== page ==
A crime noir comedy from Red Rock West director Dahl about an alcoholic Polish mafia hit man (Kingsley) ordered to dry out in San Francisco, where he finds love and a part-time job as a mortician. (IFC) June 22.

Starring: Bruce Willis, Timothy Olyphant, Justin Long, Maggie Q.
Directed by: Len Wiseman
Twelve years and many flops after Die Hard With a Vengeance, Willis competes for box office gold as maverick cop John McClane, who takes on a cyber terrorist (Olyphant) with the help of a computer-geek sidekick who just happens to be played by Mac ad kid Justin Long. (Fox) June 27.

Starring: Ewen Bremmer, Peter Dinklage, Matthew MacFadyen
Directed by: Frank Oz
A black comedy about a proper British funeral where the mourning family is slowly coming unhinged, thanks to accidental drug trips, unexpected trysts, and the unnerving appearance of the dead patriarch's secret gay lover. Great trailer. (MGM) June 29.

Starring: Claire Danes, Toni Collette, Vanessa Redgrave, Patrick Wilson, Meryl Streep, Glenn Close
Directed by: Lajos Koltai
Novelist Michael Cunningham (The Hours) wrote the screenplay for this star-packed adaptation of Susan Minot's exquisite 1999 novel, in which a dying woman flashes back to a wedding 40 years earlier at which she fell madly, and tragically, in love. (Focus) June 29.

Directed by: Michael Moore
After taking on the car industry (Roger & Me), the gun industry (Bowling for Columbine), and the war industry (Fahrenheit 9/11), Michael Moore shifts his obsessive gaze to the American health care system. Hey, insurance companies: No publicity is bad publicity, right? (Weinstein) June 29.

Starring: Robin Williams, Mandy Moore, John Krasinski
Directed by: Ken Kwapis
Sadie (Moore) dreams of marrying her fiancé (Krasinski) at her family's church, but it's all booked up for the next two years. Except: There is one open day, and to score it, the couple must survive a marriage-prep course devised by a most unorthodox pastor, played by the ever unorthodox Robin Williams. (Warner Bros.) July 4.

Starring: Christian Bale, Steve Zahn, Jeremy Davies
Directed by: Werner Herzog
This taut and surprisingly straightforward action film from iconoclastic director Herzog (Fitzcarraldo, Grizzly Man) tells the true story of Dieter Dengler (Bale), shot down over Laos in 1964, captured, and thrown into a brutal North Vietnamese prison, where he finds two Americans (Zahn, Davies) reluctant to join his escape plan. (MGM) Mid- to late July.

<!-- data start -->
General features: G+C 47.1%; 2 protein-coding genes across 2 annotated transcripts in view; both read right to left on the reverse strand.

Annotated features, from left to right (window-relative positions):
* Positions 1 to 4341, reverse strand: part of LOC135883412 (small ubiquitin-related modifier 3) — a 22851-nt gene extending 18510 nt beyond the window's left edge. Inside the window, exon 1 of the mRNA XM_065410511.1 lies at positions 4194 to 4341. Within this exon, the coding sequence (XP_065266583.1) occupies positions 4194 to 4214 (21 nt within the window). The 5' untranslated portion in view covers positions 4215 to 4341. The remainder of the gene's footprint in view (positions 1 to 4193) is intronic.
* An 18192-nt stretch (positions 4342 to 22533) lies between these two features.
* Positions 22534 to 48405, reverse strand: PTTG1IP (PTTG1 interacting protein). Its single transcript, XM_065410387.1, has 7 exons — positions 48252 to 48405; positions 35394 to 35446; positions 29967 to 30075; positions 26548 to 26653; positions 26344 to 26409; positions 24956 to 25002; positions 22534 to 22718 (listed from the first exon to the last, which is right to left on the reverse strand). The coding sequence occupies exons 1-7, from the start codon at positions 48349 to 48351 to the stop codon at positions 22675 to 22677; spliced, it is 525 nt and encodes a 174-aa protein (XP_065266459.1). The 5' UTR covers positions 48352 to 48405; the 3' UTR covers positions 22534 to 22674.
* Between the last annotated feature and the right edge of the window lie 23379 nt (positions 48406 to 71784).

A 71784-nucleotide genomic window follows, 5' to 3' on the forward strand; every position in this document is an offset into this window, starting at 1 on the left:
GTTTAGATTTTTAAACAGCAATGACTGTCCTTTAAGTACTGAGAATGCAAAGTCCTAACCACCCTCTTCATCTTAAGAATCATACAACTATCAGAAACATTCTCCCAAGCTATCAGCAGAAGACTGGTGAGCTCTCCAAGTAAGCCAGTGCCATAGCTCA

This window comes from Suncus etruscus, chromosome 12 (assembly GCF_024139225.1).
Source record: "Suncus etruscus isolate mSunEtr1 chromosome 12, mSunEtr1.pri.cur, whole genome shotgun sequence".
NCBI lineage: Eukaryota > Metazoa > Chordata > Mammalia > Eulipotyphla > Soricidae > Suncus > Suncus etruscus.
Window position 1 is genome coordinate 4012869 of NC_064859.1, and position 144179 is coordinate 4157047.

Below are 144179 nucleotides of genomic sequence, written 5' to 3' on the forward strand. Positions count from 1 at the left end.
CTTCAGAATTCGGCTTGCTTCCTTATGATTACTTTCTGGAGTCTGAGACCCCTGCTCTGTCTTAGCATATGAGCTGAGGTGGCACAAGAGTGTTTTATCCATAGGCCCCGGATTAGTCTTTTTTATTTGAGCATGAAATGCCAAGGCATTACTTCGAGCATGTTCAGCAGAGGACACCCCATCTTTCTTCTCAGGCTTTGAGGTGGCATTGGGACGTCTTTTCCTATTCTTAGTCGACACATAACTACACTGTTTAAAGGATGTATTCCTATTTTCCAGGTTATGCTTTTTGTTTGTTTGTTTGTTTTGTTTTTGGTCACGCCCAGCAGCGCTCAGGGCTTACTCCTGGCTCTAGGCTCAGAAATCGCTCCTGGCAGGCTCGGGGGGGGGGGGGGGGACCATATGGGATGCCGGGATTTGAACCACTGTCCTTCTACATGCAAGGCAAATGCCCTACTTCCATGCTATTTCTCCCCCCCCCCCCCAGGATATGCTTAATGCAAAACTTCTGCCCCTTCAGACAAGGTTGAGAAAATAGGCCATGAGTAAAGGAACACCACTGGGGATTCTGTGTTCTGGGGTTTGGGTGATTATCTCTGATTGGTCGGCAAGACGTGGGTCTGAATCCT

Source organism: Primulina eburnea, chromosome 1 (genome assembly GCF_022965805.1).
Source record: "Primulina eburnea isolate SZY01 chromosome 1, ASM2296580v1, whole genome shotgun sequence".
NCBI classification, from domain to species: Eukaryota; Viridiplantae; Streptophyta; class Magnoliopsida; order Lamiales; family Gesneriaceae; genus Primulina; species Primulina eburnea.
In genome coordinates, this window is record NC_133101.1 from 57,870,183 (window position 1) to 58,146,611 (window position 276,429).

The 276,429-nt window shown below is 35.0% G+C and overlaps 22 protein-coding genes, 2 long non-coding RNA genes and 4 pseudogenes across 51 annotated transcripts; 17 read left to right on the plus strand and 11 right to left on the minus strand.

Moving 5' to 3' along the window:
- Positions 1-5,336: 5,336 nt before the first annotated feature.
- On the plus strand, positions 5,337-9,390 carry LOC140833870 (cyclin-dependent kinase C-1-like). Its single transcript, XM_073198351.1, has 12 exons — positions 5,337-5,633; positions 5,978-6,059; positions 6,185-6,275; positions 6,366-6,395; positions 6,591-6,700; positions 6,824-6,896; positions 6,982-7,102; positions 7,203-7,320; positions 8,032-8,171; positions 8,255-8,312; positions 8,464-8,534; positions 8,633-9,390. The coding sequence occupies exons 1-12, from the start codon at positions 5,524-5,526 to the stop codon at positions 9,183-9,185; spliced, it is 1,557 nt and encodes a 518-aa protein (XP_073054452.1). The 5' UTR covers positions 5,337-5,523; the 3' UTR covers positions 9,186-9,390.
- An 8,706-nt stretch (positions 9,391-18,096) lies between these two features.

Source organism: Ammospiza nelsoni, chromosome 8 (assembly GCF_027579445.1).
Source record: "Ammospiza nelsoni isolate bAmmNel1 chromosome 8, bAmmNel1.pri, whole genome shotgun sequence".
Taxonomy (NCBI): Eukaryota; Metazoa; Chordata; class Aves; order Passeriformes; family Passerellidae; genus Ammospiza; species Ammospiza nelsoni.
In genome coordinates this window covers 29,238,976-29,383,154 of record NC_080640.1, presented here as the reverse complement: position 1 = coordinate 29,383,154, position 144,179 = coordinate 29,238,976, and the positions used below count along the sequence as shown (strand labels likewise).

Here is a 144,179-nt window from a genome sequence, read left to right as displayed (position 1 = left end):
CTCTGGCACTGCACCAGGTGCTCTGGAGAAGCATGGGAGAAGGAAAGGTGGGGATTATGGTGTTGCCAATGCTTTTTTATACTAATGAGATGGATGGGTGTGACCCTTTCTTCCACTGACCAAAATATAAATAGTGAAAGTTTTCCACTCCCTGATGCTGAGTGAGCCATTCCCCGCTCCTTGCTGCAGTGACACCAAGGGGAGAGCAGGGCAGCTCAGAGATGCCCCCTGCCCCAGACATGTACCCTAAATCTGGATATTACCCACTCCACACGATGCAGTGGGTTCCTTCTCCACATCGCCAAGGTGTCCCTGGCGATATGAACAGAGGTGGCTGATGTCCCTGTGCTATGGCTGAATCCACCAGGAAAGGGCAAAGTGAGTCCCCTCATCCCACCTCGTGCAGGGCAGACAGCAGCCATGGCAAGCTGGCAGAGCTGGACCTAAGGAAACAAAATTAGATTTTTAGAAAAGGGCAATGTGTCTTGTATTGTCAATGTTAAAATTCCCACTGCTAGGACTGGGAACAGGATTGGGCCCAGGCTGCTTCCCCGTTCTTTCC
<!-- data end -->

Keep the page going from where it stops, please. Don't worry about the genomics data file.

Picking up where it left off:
Starring: Shia LaBeouf, Tyrese Gibson, Josh Duhamel, Anthony Anderson
Directed by: Michael Bay
Imagine if those nimble robot action figures gathering dust under your kid's bed decided to bulk up, rise up, and take over Earth. With the director of Pearl Harbor and Armageddon at the helm, expect a long, noisy war. (Dreamworks/Paramount) July 4.

Starring: Sam Rockwell, Vera Farmiga
Directed by: George Ratliff
Everyone's thrilled when parents Brad and Abby (Rockwell and Farmiga) bring home their beautiful, new baby girl. Everyone except 9-year-old older brother Joshua, that is. Soon, evil plagues the family. (Fox Searchlight) Mid-July.

Starring: Daniel Radcliffe, Rupert Grint, Emma Watson
Directed by: David Yates
An obscure British import, for which there's very little advance publicity. (Warner Bros.) July 13.

Starring: Steve Buscemi, Sienna Miller
Directed by: Steve Buscemi
Buscemi stars as a hardened political reporter who's sent to interview a soap star (Miller). As their interview stretches into a long night, each discovers unexpected depths in the other. Buscemi directs from a screenplay that he co-adapted from one written by Dutch filmmaker Theo van Gogh, who was on the verge of directing Buscemi and Miller in the movie when brutally murdered by an Islamic extremist. (Sony Pictures Classics) Mid-July.

Starring: Liv Tyler, Scott Speedman
Directed by: Bryan Bertino
In a remote vacation home, a young couple must defend themselves against three masked invaders. (Rogue) July 13.

Starring: Don Cheadle, Chiwetel Ejiofor
Directed by: Kasi Lemmons
Don Cheadle stars as Ralph Waldo "Petey" Greene, a legendary 1960s radio and talk show host who galvanized Washington, D.C., by leading public protests against poverty and racism. (Focus) July 13.

Directed by: Adam Ravetch and Sarah Robertson
From National Geographic Films, a documentary that tracks an Arctic walrus named Seela and a polar bear dubbed Nanu from birth to adolescence to parenthood. (Paramount Vantage) July 29.